What Is the Mac Command Line & Why Is It Important for IT Admins?

5 Ways to Leverage Mac Terminal Commands

Written by Kelsey Kinzer on March 25, 2022

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As a Mac admin, or an IT admin overseeing a cross-OS fleet, your role revolves around managing your company’s Apple system infrastructure. To carry out your role efficiently, it is helpful to understand how to use the common Unix commands. 

Additionally, while most users of macOS are more familiar with the graphical user interface (GUI), the command line interface (CLI) is more powerful and saves time. In fact, there are some tasks that cannot be accomplished by any other method except the command line.

In this article we will explore the command line, plus its applications and key benefits for IT admins.

What Is the Command Line?

A command line, accessed with Terminal.app, empowers you to work on Macs remotely or locally and control a macOS system through a series of text-based commands and scripts. 

With an admin account, you can make a tweak to almost everything on your Mac via the Terminal.app. You can also leverage the app to securely connect to servers and workstations remotely and to create simple or complex scripts for automating actions.

When a command is successful, the command line does not display any indicator to notify you of the success. Instead, you will get a new line with your username as shown in Figure 1. It’s important to note that the command and arguments you type in Terminal are case sensitive. 

Figure 1

Launching the Terminal.app

To open Terminal on your Mac, you can search “terminal” in Spotlight as shown in Figure 2 or navigate through Applications > Utilities > Terminal. Once you launch the app, a small window with a command prompt will appear; this is the powerful command line (Figure 3).

Figure 2
Figure 3

What Is Possible with Terminal?

You can accomplish many tasks via the CLI, both easy and difficult. From showing hidden files, to getting a list of actively running computer processes, to rebooting a remote workstation, to automating workflows, the number of tasks you can achieve with the terminal app is impressive. 

In this section, we will introduce five common commands that every Mac admin should know, but first, let’s learn how to gain admin level privileges.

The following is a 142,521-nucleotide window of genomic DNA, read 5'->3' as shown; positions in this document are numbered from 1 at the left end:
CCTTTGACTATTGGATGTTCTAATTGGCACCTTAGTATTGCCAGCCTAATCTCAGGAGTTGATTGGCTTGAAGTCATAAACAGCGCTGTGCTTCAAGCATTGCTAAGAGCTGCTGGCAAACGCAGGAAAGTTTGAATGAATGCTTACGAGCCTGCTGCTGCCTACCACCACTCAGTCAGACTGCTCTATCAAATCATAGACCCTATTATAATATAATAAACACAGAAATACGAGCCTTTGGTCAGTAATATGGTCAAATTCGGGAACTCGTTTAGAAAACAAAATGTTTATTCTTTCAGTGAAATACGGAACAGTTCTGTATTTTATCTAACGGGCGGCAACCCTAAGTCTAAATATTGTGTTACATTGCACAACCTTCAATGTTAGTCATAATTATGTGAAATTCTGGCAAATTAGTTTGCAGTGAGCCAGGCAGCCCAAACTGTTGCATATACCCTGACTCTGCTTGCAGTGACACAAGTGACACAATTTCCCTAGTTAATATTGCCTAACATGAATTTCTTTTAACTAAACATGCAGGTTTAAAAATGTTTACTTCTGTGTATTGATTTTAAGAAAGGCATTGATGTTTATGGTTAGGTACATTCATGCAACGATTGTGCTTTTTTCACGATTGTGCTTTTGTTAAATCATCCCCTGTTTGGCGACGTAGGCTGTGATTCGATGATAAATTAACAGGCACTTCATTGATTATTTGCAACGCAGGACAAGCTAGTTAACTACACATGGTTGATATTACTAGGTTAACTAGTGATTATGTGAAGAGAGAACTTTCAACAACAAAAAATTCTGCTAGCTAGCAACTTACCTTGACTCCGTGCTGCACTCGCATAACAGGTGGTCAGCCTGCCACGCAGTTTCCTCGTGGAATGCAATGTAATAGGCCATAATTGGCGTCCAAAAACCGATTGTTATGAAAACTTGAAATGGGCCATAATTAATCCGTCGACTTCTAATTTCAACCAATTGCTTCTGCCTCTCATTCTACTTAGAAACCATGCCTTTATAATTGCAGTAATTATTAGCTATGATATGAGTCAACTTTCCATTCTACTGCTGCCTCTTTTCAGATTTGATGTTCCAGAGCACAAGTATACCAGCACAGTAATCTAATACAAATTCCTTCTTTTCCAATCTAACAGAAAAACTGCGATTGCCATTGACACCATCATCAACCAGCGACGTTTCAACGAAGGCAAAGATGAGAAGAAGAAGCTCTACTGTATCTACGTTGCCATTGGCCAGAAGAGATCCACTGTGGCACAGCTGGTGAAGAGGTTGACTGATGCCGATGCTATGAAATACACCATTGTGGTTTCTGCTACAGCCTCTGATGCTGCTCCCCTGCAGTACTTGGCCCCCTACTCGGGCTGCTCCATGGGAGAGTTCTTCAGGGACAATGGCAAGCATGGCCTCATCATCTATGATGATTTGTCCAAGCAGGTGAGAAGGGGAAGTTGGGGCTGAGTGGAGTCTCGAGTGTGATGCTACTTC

How to Get Admin Privileges on macOS

Executing many commands in the command line will require you to have admin level privileges, i.e., you are expected to be a superuser. For instance, if you do not have the correct privileges and you attempt to run the shutdown command, the command line will return an error saying you are not a superuser (as seen in Figure 4).

Figure 4

Therefore, to run commands as a superuser, you need to add the sudo command; sudo stands for superuser do. This can be done in two ways: 

  1. Add sudo to every command you run (as demonstrated in the next part of this article).
  2. Execute a sudo command at the beginning of each terminal session so you don’t have to add sudo to every command you run (refer to Figure 5). 

To gain admin level privileges via the second method, simply run the following command:

sudo -s

Figure 5

Five Helpful Mac Terminal Commands Every IT Admin Should Know

We’ve put together a full tutorial series on the common commands every Mac admin must know. We will briefly discuss the commands here and provide a link to the associated article if you would like to learn more.

1. Enable SSH for Accessing a Remote Mac’s Shell Securely

SSH — also known as Secure Socket Shell or Secure Shell — is a secure network protocol that allows users, especially system admins, to securely access remote devices. To enable SSH, enter and execute the -setremotelogin command as follows:

sudo systemsetup -setremotelogin on

To know if SSH has been successfully enabled, simply run and execute the following:

sudo systemsetup -getremotelogin

Read our full tutorial on how to enable SSH for accessing a remote Mac’s shell securely.

2. Rename Computer Name, Hostname, and Bonjour on macOS